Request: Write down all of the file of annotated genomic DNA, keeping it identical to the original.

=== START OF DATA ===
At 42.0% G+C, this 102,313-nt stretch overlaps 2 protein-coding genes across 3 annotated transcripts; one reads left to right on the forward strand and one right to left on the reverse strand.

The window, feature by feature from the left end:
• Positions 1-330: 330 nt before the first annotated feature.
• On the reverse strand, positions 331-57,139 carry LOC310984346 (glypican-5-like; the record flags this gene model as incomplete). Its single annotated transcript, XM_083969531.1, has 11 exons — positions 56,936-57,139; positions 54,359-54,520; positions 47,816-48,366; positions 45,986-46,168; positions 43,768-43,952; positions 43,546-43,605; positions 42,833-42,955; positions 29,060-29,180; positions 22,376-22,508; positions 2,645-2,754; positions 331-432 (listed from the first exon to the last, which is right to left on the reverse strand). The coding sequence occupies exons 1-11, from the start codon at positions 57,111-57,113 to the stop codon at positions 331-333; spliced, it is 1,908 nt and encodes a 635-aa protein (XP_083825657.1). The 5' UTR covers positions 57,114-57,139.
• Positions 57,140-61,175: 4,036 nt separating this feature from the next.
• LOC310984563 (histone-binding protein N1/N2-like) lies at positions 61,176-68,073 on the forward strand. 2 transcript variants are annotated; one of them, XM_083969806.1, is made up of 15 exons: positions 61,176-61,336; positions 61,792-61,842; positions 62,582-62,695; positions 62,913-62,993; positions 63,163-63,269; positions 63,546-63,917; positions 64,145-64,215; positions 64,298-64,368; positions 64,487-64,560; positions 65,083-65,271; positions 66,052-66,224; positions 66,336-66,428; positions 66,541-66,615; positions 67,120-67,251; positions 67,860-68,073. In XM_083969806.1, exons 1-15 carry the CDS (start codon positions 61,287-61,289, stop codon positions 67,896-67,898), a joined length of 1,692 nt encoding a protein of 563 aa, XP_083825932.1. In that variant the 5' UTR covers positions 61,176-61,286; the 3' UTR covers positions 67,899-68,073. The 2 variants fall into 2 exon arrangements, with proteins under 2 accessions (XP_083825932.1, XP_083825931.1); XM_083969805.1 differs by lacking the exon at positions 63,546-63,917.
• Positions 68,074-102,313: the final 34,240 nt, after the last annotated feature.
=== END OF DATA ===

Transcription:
At 42.0% G+C, this 102,313-nt stretch overlaps 2 protein-coding genes across 3 annotated transcripts; one reads left to right on the forward strand and one right to left on the reverse strand.

The window, feature by feature from the left end:
• Positions 1-330: 330 nt before the first annotated feature.
• On the reverse strand, positions 331-57,139 carry LOC310984346 (glypican-5-like; the record flags this gene model as incomplete). Its single annotated transcript, XM_083969531.1, has 11 exons — positions 56,936-57,139; positions 54,359-54,520; positions 47,816-48,366; positions 45,986-46,168; positions 43,768-43,952; positions 43,546-43,605; positions 42,833-42,955; positions 29,060-29,180; positions 22,376-22,508; positions 2,645-2,754; positions 331-432 (listed from the first exon to the last, which is right to left on the reverse strand). The coding sequence occupies exons 1-11, from the start codon at positions 57,111-57,113 to the stop codon at positions 331-333; spliced, it is 1,908 nt and encodes a 635-aa protein (XP_083825657.1). The 5' UTR covers positions 57,114-57,139.
• Positions 57,140-61,175: 4,036 nt separating this feature from the next.
• LOC310984563 (histone-binding protein N1/N2-like) lies at positions 61,176-68,073 on the forward strand. 2 transcript variants are annotated; one of them, XM_083969806.1, is made up of 15 exons: positions 61,176-61,336; positions 61,792-61,842; positions 62,582-62,695; positions 62,913-62,993; positions 63,163-63,269; positions 63,546-63,917; positions 64,145-64,215; positions 64,298-64,368; positions 64,487-64,560; positions 65,083-65,271; positions 66,052-66,224; positions 66,336-66,428; positions 66,541-66,615; positions 67,120-67,251; positions 67,860-68,073. In XM_083969806.1, exons 1-15 carry the CDS (start codon positions 61,287-61,289, stop codon positions 67,896-67,898), a joined length of 1,692 nt encoding a protein of 563 aa, XP_083825932.1. In that variant the 5' UTR covers positions 61,176-61,286; the 3' UTR covers positions 67,899-68,073. The 2 variants fall into 2 exon arrangements, with proteins under 2 accessions (XP_083825932.1, XP_083825931.1); XM_083969805.1 differs by lacking the exon at positions 63,546-63,917.
• Positions 68,074-102,313: the final 34,240 nt, after the last annotated feature.